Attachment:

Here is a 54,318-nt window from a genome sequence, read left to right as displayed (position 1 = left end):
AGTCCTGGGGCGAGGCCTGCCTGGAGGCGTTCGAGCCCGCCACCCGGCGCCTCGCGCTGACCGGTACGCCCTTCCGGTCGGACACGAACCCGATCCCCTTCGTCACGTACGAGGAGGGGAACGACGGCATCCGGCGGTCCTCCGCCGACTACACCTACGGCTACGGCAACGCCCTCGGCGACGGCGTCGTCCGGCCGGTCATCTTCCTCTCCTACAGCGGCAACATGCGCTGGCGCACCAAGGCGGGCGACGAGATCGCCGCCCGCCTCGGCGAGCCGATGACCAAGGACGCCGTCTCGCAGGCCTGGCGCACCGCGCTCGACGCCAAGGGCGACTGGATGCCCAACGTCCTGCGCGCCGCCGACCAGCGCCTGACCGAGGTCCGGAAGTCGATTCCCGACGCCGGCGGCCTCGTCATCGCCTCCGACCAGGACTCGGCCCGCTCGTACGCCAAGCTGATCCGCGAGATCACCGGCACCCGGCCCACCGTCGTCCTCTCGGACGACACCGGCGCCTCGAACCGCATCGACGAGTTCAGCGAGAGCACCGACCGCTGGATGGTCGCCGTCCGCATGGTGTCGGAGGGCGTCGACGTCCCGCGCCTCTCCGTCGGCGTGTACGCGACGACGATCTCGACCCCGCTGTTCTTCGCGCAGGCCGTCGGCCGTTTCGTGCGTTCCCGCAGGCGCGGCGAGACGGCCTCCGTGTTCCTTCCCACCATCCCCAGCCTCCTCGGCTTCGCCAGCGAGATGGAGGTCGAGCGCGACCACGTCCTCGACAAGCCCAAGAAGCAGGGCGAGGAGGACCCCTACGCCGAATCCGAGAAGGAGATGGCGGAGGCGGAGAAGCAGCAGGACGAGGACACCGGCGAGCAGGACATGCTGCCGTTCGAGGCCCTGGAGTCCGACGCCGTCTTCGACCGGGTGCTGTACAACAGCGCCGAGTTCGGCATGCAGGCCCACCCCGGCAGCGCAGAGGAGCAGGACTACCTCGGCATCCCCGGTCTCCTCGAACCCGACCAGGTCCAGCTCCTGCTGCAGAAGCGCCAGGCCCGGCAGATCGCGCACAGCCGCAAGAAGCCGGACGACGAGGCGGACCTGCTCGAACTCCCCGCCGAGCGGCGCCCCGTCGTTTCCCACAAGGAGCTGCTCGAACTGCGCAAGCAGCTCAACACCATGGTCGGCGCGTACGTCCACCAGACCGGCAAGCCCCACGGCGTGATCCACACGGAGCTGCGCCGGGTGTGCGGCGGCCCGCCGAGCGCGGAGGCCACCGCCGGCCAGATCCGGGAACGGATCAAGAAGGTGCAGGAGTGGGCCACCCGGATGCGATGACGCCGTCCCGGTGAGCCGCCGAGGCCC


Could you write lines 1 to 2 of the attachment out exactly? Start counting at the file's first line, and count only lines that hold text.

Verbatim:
Here is a 54,318-nt window from a genome sequence, read left to right as displayed (position 1 = left end):
AGTCCTGGGGCGAGGCCTGCCTGGAGGCGTTCGAGCCCGCCACCCGGCGCCTCGCGCTGACCGGTACGCCCTTCCGGTCGGACACGAACCCGATCCCCTTCGTCACGTACGAGGAGGGGAACGACGGCATCCGGCGGTCCTCCGCCGACTACACCTACGGCTACGGCAACGCCCTCGGCGACGGCGTCGTCCGGCCGGTCATCTTCCTCTCCTACAGCGGCAACATGCGCTGGCGCACCAAGGCGGGCGACGAGATCGCCGCCCGCCTCGGCGAGCCGATGACCAAGGACGCCGTCTCGCAGGCCTGGCGCACCGCGCTCGACGCCAAGGGCGACTGGATGCCCAACGTCCTGCGCGCCGCCGACCAGCGCCTGACCGAGGTCCGGAAGTCGATTCCCGACGCCGGCGGCCTCGTCATCGCCTCCGACCAGGACTCGGCCCGCTCGTACGCCAAGCTGATCCGCGAGATCACCGGCACCCGGCCCACCGTCGTCCTCTCGGACGACACCGGCGCCTCGAACCGCATCGACGAGTTCAGCGAGAGCACCGACCGCTGGATGGTCGCCGTCCGCATGGTGTCGGAGGGCGTCGACGTCCCGCGCCTCTCCGTCGGCGTGTACGCGACGACGATCTCGACCCCGCTGTTCTTCGCGCAGGCCGTCGGCCGTTTCGTGCGTTCCCGCAGGCGCGGCGAGACGGCCTCCGTGTTCCTTCCCACCATCCCCAGCCTCCTCGGCTTCGCCAGCGAGATGGAGGTCGAGCGCGACCACGTCCTCGACAAGCCCAAGAAGCAGGGCGAGGAGGACCCCTACGCCGAATCCGAGAAGGAGATGGCGGAGGCGGAGAAGCAGCAGGACGAGGACACCGGCGAGCAGGACATGCTGCCGTTCGAGGCCCTGGAGTCCGACGCCGTCTTCGACCGGGTGCTGTACAACAGCGCCGAGTTCGGCATGCAGGCCCACCCCGGCAGCGCAGAGGAGCAGGACTACCTCGGCATCCCCGGTCTCCTCGAACCCGACCAGGTCCAGCTCCTGCTGCAGAAGCGCCAGGCCCGGCAGATCGCGCACAGCCGCAAGAAGCCGGACGACGAGGCGGACCTGCTCGAACTCCCCGCCGAGCGGCGCCCCGTCGTTTCCCACAAGGAGCTGCTCGAACTGCGCAAGCAGCTCAACACCATGGTCGGCGCGTACGTCCACCAGACCGGCAAGCCCCACGGCGTGATCCACACGGAGCTGCGCCGGGTGTGCGGCGGCCCGCCGAGCGCGGAGGCCACCGCCGGCCAGATCCGGGAACGGATCAAGAAGGTGCAGGAGTGGGCCACCCGGATGCGATGACGCCGTCCCGGTGAGCCGCCGAGGCCC